-Mark Twain, Autobiography


Tuesday, June 22, 2010

It is all Sigmund Freud's nephew's fault...........

"Edward Bernays is widely regarded as the creator of modern
emotion-based advertising. Bernays used his famous uncle's
ideas about the drives and desires surging below the surface
of our rational, fact-based consciousness to brainwash
millions of people into becoming consumers instead of
makers and fixers. Born in Vienna in 1891, Bernays moved to
the United States as a young man and became Enrico Caruso's
press agent. Soon he was selling his public relations services to
major corporations around the world. In a few years he
managed to change the way people felt about being self- reliant.

He did this by persuading people to buy products and
proposals through tantalizing depictions of fantasy worlds
that stoke their unconscious urges, instincts, and sexual
impulses. His campaigns sidestepped rational thought,
appealing to the subconscious parts of the mind- the parts
immune to logical argument. The best part of Bernays's
technique (to the manufacturers who hired him) was that
no matter how much stuff people bought, they never felt
satisfied. Like a mirage, the promise of fulfillment seemed
alluringly attainable but remained always just out of reach."

-An excerpt from Mark Fraunfelder's new book,
Made by Hand: Searching for Meaning in a Throwaway

A whole lotta firepower...........

Summer Solstice..........

click to

credit here

"I had always loved sunrise: was always renewed in spirit.
For all my life I'd felt cheated if I'd slept through dawn. The
primeval winter solstice on bitter Salisbury Plain had raised
my childhood's goose pimples long before I understood why;
and it had long seemed to me that dawn-worship was the
most logical of primitive beliefs."

-Dick Francis, Wild Horses

Monday, June 21, 2010

Execupundit and the Rosetta Stone.......

Michael offers the keys
to understanding
management here.

I think what he has
really offered are the
keys to successful

A poem for Monday.........

The Holy Longing

Tell a wise person, or else keep silent,
Because the massman will mock it right away.
I praise what is truly alive,
What longs to be burned to death.

In the calm water of love-nights,
Where you were begotten, where you have begotten,
A strange feeling comes over you
When you see the silent candle burning.

Now you are no longer caught
In the obsession with darkness,
And a desire for higher love-making
Sweeps you upward.

Distance does not make you falter,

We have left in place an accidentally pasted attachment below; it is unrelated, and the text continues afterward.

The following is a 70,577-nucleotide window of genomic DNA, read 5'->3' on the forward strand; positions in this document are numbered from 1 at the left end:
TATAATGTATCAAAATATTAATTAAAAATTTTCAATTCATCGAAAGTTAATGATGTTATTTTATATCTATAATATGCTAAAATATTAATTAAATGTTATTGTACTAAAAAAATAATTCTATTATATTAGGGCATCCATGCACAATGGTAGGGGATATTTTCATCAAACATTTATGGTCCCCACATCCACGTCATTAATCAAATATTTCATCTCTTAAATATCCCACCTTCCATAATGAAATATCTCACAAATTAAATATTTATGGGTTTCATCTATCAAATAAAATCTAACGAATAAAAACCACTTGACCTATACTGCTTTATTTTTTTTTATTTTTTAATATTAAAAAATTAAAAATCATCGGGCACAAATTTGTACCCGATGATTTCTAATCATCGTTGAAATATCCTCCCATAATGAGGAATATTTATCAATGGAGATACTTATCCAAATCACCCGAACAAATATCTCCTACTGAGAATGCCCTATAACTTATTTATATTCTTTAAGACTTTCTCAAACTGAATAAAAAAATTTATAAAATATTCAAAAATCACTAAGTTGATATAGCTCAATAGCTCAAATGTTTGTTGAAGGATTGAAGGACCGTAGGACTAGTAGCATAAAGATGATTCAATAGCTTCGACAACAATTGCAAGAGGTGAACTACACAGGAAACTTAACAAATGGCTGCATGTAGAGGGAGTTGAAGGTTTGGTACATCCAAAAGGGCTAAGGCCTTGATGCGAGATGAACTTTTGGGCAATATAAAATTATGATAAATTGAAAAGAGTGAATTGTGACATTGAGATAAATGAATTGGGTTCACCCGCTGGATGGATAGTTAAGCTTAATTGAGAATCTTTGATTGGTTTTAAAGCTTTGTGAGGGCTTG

Now, arriving in magic, flying,
And, finally, insane for the light,
You are a butterfly and you are gone.

And so long as you haven't experienced
This: to die and so to grow,
You are only a troubled guest
On the dark earth.

-Johann Wolfgang von Goethe
translated by Robert Bly

Jimi tries his hand at 'Watchtower'......

Aging like a fine wine...................

Michael Stanley and the Resonators graced the Midland stage
on Saturday night. Nine talented and veteran musicians having
fun and playing old and new music for two hours. A good time
was had by all.

Sunday, June 20, 2010

Thinking about my Dad...........

I have been missing my dad lately. As I watch my teenage
children begin to spread their wings and become more and
more independent, I a parent, did I do enough
of the right stuff? It's not so much about what have I may,
or may, not have taught them; it is more, what have they
learned from me?

My dad was never an overt teacher. Nothing was ever
framed as a lesson. He taught by simply being himself. Here
are a few of the lessons I gleaned from his life:

The importance of self-respect; finding your own way- all
while earning and keeping a "good name".

The dignity of work; work that you love to do for the work's
sake, that going the extra mile was not a burden but the
pathway to happiness and success.

The importance of thinking for yourself; he paid a price for
this lesson- facing an argumentative son night after night
at the dinner table must have been beyond tedious.

The importance of coupling high standards and high
expectations with the gifts of compassion and understanding.

The importance of acceptance and non-conditional love.

And, that the bedrock of life is faith. He learned his at his
mother's knee. It became his during the Second Great War.
It never deserted him. When he went to the hospital for the
last time, he told my mom, "my cup runneth over". He
spent his final few days at home, with his family, and he told
us several times, "how blessed I am". When I was about 14
he tried to help me understand "the peace of God which
passeth all understanding". There was no question in his
mind (or mine) that when he died he would find completion
and fulfillment in that peace.

The textbook of my father's life was 84 years long. I am
still learning. I love you Dad. Thanks for it all.

One of my father's favorite prayers......

"I said to the man who stood at the gate of the year, 'Give
me a light that I may tread safely into the unknown,' and
he replied, "Go out into the darkness and put your hand
into the hand of God. That shall be to you better than a
light and safer than a known way!' "

My Father's Eyes.........................

Not my story, but still a great song...........

Cat Stevens, Father and Son

Happy Fathers Day

click to enlarge. Thanks gocomics